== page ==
Stoker: poetry of evil

There is a spider on India’s shoe. She hasn’t seen it, but somehow she knows it.
Stoker
The day India Stoker (Mia Wasikowska) turns 18 is the same day when her father dies in an accident, and her misterious uncle Charlie (Matthew Goode) comes to spend some time with her and her unstable mother (Nicole Kidman) at the family’s mansion.

It’s easy to guess the emotional triangle already presented in ‘Shadow of a doubt’ (A. Hitchcock,1943), but here the script by Wentworth Miller takes a very different way: this film, by South Korean director Chan-Wook Park, is an affected and poetic gothic tale about evil and its irresistible power of seduction.

Commonly, a vampire is a night criature that feeds on their victim’s blood. They’ve been represented many times as creatures as wicked as beautiful. It could be said that there’s also a vampire in ‘Stoker’, although it doesn’t feed on blood, but on any trace of innocence or goodness. With its infinite power of attraction, seduces everyone around it, taking them through an spiral of mistrust, violence and death, difficult to scape from. Mia Wasikowska, who already felt through the rabbit hole in ‘Alice in Wonderland’ (T. Burton, 2010), falls this time through a much more unhealthy and darker sledge.

The spider climbs India’s leg. Now she clearly feels it. She only has to move her hand to move it aside, but she doesn’t.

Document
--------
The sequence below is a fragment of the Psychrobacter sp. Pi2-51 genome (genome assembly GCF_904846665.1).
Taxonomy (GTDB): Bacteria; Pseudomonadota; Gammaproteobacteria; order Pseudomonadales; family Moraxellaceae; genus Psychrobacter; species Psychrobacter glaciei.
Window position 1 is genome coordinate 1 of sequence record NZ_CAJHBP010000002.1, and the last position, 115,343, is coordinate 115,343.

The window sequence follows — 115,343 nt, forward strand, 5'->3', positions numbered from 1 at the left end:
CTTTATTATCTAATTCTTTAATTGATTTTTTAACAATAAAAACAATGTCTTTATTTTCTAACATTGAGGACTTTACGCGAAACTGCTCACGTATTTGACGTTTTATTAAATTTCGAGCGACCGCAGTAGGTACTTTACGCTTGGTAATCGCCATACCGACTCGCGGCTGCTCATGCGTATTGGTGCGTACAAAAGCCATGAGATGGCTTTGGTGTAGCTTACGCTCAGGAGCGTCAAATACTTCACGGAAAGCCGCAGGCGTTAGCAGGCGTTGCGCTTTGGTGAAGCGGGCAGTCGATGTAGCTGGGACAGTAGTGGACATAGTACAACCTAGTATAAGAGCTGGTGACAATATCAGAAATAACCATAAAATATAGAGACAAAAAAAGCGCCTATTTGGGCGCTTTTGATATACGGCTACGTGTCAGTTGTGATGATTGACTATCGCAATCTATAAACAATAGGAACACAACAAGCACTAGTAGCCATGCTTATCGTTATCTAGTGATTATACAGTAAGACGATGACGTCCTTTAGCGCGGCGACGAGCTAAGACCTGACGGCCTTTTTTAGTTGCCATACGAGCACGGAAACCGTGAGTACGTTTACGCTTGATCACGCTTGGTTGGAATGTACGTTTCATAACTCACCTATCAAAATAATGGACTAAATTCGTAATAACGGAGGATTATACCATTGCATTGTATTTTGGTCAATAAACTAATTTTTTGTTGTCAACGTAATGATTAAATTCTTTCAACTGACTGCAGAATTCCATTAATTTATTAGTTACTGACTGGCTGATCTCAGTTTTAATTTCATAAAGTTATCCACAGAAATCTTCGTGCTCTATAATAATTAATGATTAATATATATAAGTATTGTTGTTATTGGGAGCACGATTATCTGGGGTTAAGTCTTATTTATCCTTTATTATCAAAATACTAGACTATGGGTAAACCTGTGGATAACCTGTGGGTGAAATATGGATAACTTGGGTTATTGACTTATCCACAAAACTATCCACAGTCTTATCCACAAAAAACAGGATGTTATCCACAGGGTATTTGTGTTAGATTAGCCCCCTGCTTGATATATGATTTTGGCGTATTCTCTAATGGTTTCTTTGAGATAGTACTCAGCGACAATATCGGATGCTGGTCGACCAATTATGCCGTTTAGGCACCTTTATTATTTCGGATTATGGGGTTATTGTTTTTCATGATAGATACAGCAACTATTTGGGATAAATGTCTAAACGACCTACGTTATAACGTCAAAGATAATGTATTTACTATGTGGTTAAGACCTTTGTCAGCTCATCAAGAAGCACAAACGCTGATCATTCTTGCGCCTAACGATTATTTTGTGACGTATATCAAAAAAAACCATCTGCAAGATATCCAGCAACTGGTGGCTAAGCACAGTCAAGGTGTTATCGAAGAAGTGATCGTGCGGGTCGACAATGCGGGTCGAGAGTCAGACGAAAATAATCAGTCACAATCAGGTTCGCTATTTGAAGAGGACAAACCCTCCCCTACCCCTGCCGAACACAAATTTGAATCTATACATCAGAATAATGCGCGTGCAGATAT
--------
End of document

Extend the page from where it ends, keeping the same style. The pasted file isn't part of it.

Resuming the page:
Although the plot is quite predictable, ‘Stoker’ is visually splendid. Every shot, every camera movement, is a verse in this macabre poem. Details irrelevant in appearance are indeed disturbing simbols of innocence, of transition to adulthood, of sexual awakening, of life and death. Everything has the only purpouse of creating an oppresive feeling of unease: the big family house with its empty rooms, the dark forests surrounding it… Yes, they’re genre topics, but they work.

The dialogs are short, occasional, intermittent or half voiced. The characters speak more with their eyes, their half-smiles, their hands or their silences. Without a word, a duet played in the old grand piano transforms, slowly, in a crescendo of nearly raw erotism.

Although the piece in that scene is by Philip Glass, the main music is by Clint Mansell: beautiful like a lullaby and gloomy like a requiem, perfectly mirroring both sides of this horror and transgression story, of monsters that were, and monsters that inevitably will be.

The spider disappears between India’s legs.

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